Researchers see ‘urgent’ need to study mental health effects of COVID-19

Researchers see urgent need to study mental health effects of COVID-19

The COVID-19 pandemic is affecting the mental well-being of people in communities under lockdown.

As such, researchers are saying that while the World Health Organization (WHO) recognizes the impact of the pandemic on people’s mental well-being, more research is needed to study its potentially deep and long-term impacts.

Researchers: ‘Urgent’ need to address mental health consequences

According to a position paper published by Lancet Psychiatry:

“There is an urgent need for research to address how mental health consequences for vulnerable groups can be mitigated under pandemic conditions, and on the impact of repeated media consumption and health messaging around COVID-19.”

The paper further urged that “funders and researchers […] deploy resources to understand the psychological, social, and neuroscientific effects of the COVID-19 pandemic.”

As of now, researchers have observed that the studies on the pandemic’s mental health impact are still “fragmented.”

If it remains so, it “will not yield the clear insights necessary to guide policy-makers or the public,” said the researchers.

Studies needed on mental health effects of pandemic

Depression during lockdowns

Symptoms of anxiety and stress have been on the rise in communities where lockdowns are strictly imposed. The researchers noted that if these protocols are prolonged, there is a risk that the occurrence of depression and self-harm could increase.

Professor Ed Bullmore, head of the department of psychiatry at the University of Cambridge, said:

“Our key message is that COVID is likely to have major impacts on mental health now and into the future and we need to start thinking about that immediately.”

Professor Rory O’Connor, one of the researchers, said that addressing the present situation will benefit from a review of the outbreaks. He said:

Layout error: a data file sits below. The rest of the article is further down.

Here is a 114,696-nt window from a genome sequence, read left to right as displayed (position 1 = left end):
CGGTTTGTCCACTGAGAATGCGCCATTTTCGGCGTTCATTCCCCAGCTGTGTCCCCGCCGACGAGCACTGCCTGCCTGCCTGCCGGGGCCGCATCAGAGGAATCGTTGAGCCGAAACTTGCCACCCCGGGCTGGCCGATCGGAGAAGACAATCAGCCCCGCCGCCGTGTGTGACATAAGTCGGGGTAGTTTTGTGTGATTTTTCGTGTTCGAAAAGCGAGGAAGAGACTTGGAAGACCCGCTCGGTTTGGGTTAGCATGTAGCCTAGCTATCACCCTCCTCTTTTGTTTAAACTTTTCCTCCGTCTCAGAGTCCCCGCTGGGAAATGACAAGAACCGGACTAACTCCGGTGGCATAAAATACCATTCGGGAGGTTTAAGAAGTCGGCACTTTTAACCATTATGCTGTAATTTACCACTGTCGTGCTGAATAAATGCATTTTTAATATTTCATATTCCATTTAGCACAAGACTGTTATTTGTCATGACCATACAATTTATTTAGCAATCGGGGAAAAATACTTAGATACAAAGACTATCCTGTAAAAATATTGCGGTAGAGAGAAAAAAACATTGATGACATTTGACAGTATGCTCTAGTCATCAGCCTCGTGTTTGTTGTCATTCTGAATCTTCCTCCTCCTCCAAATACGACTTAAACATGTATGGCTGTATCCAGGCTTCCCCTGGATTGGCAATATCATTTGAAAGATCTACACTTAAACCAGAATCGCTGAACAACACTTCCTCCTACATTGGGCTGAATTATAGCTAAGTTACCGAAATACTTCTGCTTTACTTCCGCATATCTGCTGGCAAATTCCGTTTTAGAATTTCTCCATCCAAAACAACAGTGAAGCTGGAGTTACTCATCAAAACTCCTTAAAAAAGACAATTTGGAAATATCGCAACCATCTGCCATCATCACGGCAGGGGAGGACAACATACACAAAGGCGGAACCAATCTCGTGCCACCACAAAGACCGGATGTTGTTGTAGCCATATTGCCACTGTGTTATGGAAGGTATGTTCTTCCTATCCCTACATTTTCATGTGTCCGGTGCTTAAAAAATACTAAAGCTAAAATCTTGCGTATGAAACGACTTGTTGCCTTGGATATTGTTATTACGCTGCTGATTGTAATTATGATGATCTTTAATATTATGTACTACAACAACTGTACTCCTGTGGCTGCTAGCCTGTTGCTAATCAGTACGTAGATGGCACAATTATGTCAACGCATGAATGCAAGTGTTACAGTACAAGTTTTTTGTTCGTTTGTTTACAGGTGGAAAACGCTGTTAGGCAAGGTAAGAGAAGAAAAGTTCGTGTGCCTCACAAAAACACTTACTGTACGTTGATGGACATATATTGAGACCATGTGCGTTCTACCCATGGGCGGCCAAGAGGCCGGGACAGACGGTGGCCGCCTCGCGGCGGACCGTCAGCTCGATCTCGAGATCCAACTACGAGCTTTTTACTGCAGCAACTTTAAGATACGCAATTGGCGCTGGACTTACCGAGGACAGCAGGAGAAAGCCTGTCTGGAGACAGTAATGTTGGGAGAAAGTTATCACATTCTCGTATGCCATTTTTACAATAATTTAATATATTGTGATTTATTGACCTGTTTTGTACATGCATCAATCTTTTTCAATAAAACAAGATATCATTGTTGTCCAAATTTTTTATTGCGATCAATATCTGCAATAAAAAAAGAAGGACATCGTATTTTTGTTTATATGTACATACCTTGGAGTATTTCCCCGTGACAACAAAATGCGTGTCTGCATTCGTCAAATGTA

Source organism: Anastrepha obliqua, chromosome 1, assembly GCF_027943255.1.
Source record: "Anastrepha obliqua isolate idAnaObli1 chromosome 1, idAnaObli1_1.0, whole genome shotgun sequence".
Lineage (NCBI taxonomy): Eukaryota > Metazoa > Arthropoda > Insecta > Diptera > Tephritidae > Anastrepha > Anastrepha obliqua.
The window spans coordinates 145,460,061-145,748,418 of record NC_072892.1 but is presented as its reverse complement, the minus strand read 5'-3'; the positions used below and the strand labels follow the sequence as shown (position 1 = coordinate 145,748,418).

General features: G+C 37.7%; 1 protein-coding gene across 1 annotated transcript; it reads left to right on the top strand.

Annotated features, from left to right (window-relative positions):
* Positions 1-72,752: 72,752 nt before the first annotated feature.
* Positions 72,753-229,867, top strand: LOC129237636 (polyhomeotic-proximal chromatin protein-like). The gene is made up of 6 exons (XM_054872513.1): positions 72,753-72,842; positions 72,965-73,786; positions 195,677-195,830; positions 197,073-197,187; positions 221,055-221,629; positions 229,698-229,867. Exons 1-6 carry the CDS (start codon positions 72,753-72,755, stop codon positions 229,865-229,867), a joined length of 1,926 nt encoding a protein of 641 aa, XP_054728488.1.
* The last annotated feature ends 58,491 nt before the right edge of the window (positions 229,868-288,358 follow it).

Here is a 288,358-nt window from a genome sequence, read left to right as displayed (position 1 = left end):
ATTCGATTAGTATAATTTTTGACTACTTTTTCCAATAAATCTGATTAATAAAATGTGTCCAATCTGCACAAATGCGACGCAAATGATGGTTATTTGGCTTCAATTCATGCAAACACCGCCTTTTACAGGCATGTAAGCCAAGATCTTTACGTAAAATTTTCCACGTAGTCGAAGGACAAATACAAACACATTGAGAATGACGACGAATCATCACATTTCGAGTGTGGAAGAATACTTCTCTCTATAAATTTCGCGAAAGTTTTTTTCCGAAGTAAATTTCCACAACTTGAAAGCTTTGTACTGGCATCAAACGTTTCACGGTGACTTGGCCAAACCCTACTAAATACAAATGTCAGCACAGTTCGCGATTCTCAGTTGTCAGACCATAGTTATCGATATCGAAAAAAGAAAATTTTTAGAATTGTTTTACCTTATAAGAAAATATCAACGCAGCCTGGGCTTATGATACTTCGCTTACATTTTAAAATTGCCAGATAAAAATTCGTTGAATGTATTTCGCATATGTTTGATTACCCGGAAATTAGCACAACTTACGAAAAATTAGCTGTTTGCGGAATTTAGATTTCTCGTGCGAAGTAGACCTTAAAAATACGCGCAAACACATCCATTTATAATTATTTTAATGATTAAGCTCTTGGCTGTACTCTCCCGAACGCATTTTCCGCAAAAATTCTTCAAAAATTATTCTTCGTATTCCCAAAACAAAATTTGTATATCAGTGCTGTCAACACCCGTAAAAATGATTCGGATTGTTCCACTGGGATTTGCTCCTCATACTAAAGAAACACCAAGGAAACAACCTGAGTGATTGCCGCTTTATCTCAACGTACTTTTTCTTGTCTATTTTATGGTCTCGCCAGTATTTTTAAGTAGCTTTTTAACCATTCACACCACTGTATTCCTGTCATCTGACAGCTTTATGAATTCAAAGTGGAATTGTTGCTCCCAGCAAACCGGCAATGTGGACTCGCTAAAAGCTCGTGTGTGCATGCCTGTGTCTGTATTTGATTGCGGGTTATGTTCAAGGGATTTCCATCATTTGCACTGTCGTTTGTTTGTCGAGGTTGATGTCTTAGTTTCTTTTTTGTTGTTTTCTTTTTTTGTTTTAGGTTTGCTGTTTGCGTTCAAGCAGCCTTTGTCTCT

“If we look at the SARS outbreak in 2003, we know there is evidence there that there were increased rates of anxiety, increased rates of depression and post-traumatic stress and, in some groups, there were also increased rates of suicide.”

Movement restriction as a controversial measure

The pandemic pushed many countries all over the world to impose draconian measures such as lockdowns and international travel bans. While it is controversial, China’s implementation of the lockdown has been touted by the WHO to be effective in slowing down the spread of the virus in the country.

Similar protocols are in place for countries such as Italy and the Philippines. According to an article published by Time Magazine, chief among the criticisms against such protocol is that it “indiscriminately infringes on civil liberties.”

Dale Fisher, professor of medicine at the National University of Singapore, said that while a lockdown is extreme, it is the commensurate response to the situation.

According to some experts, countries cannot risk easing their movement restrictions this early, because there might be a “second wave” of infections.

Given these facts, the possibility that these measures would be prolonged is not off the table.

Hopefully, public health measures could give a more unified attention to mental health concerns brought by lockdowns and stay-at-home orders.

Images courtesy of Juan Pablo Serrano Arenas/Pexels, Elina Krima/Pexels

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